Indeed; The EU Commission is trespassing into areas beyond anti-competitive matters into tax rates applied by Member States to businesses based in the territories.

Jove Bronze badge

Re: 'defies reality and common sense'

"The EU addressing the issue (at long last) is a step in the right direction.

Yet tax rates are not within the EU's remit - the Member States retain sovereignty over their taxes.

Jove Bronze badge

Re: The tax powers-that-be should just wipe out this "licensing" scam

Who said that Apple was doing anything illegal?

Ireland 's taxes are within it's remit and Apple has done nothing more than taken advantage of what is on offer. The fault instead lies with the EU for entering an area that is outside of it's remit.

Jove Bronze badge

But is there a case to answer ...

... given that the EU Commission is arguing that this was unfair and anti-competitive State-aid, yet this is a matter of Corporation Tax rates which is not within the EU's remit and and entirely within the sovereign jurisdiction of the Republic of Ireland?

Eco-activists arrested by Brit cops after threatening to close Heathrow with drones

Jove Bronze badge

Re: Good work MET Police

Just to check if the Guardian mob are still being paid to police the forum and down-click any comments that are incompatible with their latest narrative:

Their prison time can be funded by confiscating the funds of their terrorist organisation.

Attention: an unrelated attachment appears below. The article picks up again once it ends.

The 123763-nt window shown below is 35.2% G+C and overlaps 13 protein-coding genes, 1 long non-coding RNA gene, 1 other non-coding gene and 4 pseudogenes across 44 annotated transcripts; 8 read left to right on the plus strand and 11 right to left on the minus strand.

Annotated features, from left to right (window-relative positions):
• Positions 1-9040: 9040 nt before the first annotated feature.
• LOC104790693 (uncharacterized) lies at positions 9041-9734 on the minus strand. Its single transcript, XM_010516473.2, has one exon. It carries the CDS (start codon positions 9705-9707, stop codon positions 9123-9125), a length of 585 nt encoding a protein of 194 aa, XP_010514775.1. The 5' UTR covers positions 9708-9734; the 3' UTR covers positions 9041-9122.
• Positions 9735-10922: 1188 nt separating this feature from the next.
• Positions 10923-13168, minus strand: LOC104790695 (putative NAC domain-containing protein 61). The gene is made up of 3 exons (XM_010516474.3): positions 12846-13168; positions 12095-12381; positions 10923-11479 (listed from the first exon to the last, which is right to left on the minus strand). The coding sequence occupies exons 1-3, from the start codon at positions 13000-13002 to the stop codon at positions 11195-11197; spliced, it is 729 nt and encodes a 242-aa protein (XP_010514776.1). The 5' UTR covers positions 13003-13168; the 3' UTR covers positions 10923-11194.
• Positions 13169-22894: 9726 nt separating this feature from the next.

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Re: So ... any constructive suggestions, then?

And?

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Re: Clearly sounds like the majority of commentards here won't be affected by climate change.

You seem very confident of the predictions regarding the future.

The same can be said of your expectations of the impact the proposed initiatives would have on the supposed problem.

There is little that can be done for the younger generations while points of view are repressed for the sake of conformance to the narrow dogma of the few.

Jove Bronze badge

Re: privileged fantasy...

As I said, you live in a fantasy world - one which is disengaged from the realities of over population, and and high density mega cities.

UK.gov's smart meter cost-benefit analysis for 2019 goes big on cost, easy on the benefits

Jove Bronze badge

Re: SMETS2?

TLTR: Just post a link to this drivel on your own blog, then we can all ignore it.